Aber, Saudi and UAE Digital currency

Central Bank says; Aber, a Joint Saudi, UAE CBDC pilot good for cross border banking

The central bank of Saudi and the UAE’s central bank is piloting a central bank digital currency, named Aber. A current 90 pages report says Aber, a yearlong proof of concept digital currency pilot, has shown significant improvement over centralized payment systems. They further stressed the importance of the project in fostering domestic and cross-border bank settlement.  

The pilot project, Aber, officially kicked off last year, 2019, as an “Azzam”, a strategic agreement to boost bilateral trades and banking settlements between the two Arab nations.

According to the report overview, “The name Aber was selected because, as the Arabic word, for ‘crossing boundaries,’ it both captures the cross-border nature of the project as well as our hope that it would also cross boundaries in terms of the use of the technology,”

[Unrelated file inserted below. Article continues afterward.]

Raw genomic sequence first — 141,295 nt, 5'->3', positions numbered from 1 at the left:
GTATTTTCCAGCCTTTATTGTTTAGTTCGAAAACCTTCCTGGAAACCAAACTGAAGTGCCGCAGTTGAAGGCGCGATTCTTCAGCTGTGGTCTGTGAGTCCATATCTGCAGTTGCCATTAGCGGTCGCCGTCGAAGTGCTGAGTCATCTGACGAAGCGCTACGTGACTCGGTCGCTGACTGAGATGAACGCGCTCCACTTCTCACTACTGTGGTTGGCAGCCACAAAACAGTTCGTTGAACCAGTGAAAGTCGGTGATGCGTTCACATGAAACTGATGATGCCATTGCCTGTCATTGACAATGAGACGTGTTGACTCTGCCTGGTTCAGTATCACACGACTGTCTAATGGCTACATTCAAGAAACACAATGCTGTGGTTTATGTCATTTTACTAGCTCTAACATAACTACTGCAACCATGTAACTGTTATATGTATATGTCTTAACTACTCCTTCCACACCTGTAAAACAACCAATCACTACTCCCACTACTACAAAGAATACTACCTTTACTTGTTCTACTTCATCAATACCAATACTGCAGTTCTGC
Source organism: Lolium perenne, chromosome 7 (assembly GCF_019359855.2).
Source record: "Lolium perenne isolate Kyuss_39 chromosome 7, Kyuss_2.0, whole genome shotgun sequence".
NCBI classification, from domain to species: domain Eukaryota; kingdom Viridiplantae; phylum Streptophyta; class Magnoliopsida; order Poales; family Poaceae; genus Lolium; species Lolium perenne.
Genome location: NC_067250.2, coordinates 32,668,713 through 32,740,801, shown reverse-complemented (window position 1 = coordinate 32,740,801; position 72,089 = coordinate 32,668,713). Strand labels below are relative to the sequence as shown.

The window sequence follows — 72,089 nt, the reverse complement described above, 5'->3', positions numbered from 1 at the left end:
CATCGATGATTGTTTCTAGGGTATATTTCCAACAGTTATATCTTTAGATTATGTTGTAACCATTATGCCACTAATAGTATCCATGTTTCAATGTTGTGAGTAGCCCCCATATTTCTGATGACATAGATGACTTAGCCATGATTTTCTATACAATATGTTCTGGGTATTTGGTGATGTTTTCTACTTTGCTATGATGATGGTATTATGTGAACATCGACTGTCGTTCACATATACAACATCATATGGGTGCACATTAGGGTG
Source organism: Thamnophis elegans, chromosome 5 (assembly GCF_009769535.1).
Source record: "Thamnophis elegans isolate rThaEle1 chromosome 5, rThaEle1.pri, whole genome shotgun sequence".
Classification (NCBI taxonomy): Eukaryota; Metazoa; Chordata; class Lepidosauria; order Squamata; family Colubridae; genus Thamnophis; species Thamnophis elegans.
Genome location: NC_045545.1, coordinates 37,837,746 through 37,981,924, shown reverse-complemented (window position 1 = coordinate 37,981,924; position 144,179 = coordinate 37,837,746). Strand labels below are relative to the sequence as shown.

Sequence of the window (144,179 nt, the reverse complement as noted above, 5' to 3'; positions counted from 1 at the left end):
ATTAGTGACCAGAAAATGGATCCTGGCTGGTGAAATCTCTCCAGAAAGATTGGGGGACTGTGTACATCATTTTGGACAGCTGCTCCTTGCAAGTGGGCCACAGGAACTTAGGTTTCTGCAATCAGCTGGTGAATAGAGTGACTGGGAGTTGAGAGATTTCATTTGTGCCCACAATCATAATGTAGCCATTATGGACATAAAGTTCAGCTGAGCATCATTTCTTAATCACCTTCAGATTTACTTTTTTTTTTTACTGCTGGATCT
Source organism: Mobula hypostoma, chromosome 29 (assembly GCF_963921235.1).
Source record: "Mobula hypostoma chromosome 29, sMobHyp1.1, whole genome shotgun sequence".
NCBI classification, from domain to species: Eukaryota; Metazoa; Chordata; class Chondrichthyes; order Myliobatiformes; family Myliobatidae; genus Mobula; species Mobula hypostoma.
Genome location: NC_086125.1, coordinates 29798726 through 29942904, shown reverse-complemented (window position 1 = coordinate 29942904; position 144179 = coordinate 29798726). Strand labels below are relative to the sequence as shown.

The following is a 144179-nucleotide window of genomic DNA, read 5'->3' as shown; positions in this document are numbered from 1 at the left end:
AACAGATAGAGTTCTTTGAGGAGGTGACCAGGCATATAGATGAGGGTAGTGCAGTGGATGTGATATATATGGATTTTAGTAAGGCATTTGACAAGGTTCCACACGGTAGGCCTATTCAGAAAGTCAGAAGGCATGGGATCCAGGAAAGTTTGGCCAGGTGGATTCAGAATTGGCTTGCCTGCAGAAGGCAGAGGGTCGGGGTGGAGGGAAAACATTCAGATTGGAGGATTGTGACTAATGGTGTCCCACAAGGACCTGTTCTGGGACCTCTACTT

The ongoing research project considers a series of blockchain; private and public. At its initial stage, it has since scrapped the use of Ripple, Stellar, and other public permssionled networks.

According to the report, 

“Note that public blockchain protocols such as Ripple and Stellar (XLM, -3.55%), which are often positioned for cross-border remittance use cases, were ruled out because of the obvious need for permissioning and privacy for an interbank payment use case (which these protocols didn’t support),”

Instead, they are considering the Linux Foundation and IBM’s Hyperledger Fabric, JP Morgan Quorum, R3 Corda, and similar enterprise-grade blockchain. By implication of blockchain choice, Aber will be an open-source, private, permissioned blockchain designed to foster domestic and cross-border banking settlements between user nations. 

While the project is getting materialized, sources say there is room for improvement, especially privacy and security. However, one green light so far is that the projects have shown tremendous digital and distributed technologies over centralized banking.